Also, since everyone seems to have eight million different calendars going on, I want take this opportunity to advocate having one digital calendar that gets updated the second an event is scheduled and then writing down on your battle plan each morning (rather than keeping a bajillion different versions at all times).
If you need more specific help, take a look at my post on how to organize your family schedule.
Focus on the Essential
You will never get to everything you want to get done.
As a mom, you will most likely never get to half of everything you want to get done.
That's why it's important to go into your day knowing the two or three things that absolutely, positively have to get done that day. This isn't the box for things you want to get done, it's stuff you'll be profoundly screwed if you don't get it done before bedtime that day.
It's totally fine if you don't have any tasks in this category on some days.
Focus on All Areas of Your Life
I have a tendency to get wrapped up in whatever project is my main focus. If it's housecleaning day, my work goes untouched, the kids' laundry doesn't get folded, and my bills lie forsaken on the counter.
However, when you have your to do items for your house, your marriage, your kids, and your own things all staring at you from the same page, it helps keep everything in the front of your mind.
Take Your Bandwidth Into Account
I am a master of the unattainable to do list.
Seriously, I have created a shameful number of to do lists in my day. They're beautiful, color-coded, wonders of the modern world. However, there is a higher likelihood of me sprouting wings and flying around the room than accomplishing everything on one of those lists.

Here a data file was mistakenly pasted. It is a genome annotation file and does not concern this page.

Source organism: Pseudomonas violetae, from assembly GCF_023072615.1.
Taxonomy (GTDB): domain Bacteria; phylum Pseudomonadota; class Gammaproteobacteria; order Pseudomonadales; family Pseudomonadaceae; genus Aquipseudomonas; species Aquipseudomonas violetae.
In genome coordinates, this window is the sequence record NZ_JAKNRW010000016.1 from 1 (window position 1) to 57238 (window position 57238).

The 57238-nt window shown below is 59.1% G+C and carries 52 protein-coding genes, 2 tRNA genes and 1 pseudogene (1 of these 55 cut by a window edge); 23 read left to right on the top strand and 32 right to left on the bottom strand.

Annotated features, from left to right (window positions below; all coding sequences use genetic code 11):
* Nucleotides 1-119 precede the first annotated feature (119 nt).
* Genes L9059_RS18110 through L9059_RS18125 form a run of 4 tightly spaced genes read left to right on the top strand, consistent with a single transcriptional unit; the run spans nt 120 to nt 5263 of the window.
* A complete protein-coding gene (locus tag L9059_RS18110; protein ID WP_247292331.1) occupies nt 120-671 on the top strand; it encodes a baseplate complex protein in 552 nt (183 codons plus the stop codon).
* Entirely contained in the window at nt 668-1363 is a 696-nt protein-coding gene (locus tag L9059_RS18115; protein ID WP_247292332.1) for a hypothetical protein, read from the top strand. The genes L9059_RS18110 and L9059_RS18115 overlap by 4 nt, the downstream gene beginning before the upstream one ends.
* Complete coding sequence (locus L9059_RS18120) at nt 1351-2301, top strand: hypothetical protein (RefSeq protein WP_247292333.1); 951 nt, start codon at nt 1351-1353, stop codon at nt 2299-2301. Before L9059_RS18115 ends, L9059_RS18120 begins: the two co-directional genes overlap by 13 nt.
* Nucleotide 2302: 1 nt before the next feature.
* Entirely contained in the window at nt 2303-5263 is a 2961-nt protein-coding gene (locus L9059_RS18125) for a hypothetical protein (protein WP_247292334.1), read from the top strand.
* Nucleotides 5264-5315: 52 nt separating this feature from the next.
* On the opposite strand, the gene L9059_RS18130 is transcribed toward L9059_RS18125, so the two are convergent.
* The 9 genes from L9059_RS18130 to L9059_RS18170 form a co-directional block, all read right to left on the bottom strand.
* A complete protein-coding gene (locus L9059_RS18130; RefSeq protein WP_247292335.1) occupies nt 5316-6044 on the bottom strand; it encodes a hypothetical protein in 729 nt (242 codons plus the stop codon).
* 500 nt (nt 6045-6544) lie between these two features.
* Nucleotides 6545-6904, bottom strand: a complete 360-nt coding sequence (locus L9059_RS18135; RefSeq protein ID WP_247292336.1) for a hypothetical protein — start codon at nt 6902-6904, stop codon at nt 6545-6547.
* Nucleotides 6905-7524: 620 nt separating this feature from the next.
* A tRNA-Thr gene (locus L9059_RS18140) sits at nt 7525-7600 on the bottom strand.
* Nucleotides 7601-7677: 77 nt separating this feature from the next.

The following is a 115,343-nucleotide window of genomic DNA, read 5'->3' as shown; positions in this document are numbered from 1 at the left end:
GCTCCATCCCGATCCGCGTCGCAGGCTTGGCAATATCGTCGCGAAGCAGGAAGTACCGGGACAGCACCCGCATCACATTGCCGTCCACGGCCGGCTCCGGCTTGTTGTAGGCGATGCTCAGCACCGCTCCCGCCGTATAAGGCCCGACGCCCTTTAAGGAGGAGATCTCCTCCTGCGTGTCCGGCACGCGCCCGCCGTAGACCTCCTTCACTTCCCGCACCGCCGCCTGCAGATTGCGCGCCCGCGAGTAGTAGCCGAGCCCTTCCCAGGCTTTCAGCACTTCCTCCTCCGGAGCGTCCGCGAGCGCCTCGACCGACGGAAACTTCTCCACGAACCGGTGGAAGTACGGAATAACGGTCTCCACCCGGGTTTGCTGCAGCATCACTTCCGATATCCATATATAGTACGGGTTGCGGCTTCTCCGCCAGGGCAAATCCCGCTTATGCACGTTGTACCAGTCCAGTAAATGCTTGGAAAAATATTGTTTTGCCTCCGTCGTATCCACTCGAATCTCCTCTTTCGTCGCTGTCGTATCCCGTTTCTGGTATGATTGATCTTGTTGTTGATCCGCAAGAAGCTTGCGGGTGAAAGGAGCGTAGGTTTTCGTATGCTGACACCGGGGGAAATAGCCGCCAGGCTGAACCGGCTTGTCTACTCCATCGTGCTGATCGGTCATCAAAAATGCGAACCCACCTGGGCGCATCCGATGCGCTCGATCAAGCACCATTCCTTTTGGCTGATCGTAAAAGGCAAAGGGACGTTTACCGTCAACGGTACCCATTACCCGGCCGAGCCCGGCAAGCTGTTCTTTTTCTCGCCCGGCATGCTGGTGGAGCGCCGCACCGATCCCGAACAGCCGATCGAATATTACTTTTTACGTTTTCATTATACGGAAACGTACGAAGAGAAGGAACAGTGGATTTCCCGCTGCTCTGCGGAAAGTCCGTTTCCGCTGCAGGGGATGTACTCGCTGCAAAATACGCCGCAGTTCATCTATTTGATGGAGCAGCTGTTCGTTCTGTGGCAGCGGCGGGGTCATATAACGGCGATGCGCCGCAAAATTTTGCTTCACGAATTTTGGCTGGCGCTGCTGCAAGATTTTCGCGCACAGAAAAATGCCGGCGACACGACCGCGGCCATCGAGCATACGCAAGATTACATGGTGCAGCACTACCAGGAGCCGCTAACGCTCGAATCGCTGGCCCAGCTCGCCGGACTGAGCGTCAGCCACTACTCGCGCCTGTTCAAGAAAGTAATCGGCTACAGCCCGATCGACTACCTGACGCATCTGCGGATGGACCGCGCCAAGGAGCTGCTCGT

No matter how beautiful, organized, or lovely a to do list is, it won't work out if you don't have the time to accomplish the items on it.
To create a truly successful to do list, it needs to be realistic and account for how much time you can actually devote to it.
Give it a Go
So, with these things in mind, I've attached here a fillable PDF version of the battle plan I use each morning. Download it and try the following procedure for a few days:
- Take 10 minutes to fill this out first thing in the morning. That means as soon as you're out of dressed and reasonably functional (read: coffee). Do it before you start "the flow" of the day.
- Sit down in as quiet a place as possible. (Give the toddlernado 10 minutes of coveted screentime if you must. This 10 minutes is for you.)
- Fill out the battle plan either on your computer or with a pen/pencil like the cavemen did.
- Any tasks that are absolutely, completely, unavoidably mandatory go in the top box.
- Your top priorities in each category go in the appropriate lines below it.
- Your actual scheduled events go on the bottom left.
- Everything else you hope to accomplish goes on the bottom right.
- Print it out (if you computed) and stick it in your pocket.
- Consult it often as you go through your day. Do a little victory dance every time you check something off.
Give it a try for a few days and see how it works! Drop a comment with your experiences!
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About the Author
Founder | Contributor
Liz (or Dr. Mommy, as her toddler started calling her after learning what a PhD was) is the happily sleep-deprived mom of a baby boy (and professional raccoon noise impersonator), a sparkle-clad toddlernado, a teenage stepdaughter, the canine embodiments of Pinky and The Brain, and a rabbit of unusual size. During nights and naptimes, she uses her PhD in business psychology as an author, speaker, and consultant. She also serves as an executive and principal for three companies, two of which she co-founded with her very patient (and equally exhausted) husband.
My Motto: All I can control is how hard I work.
Motto: All I can control is how hard I work.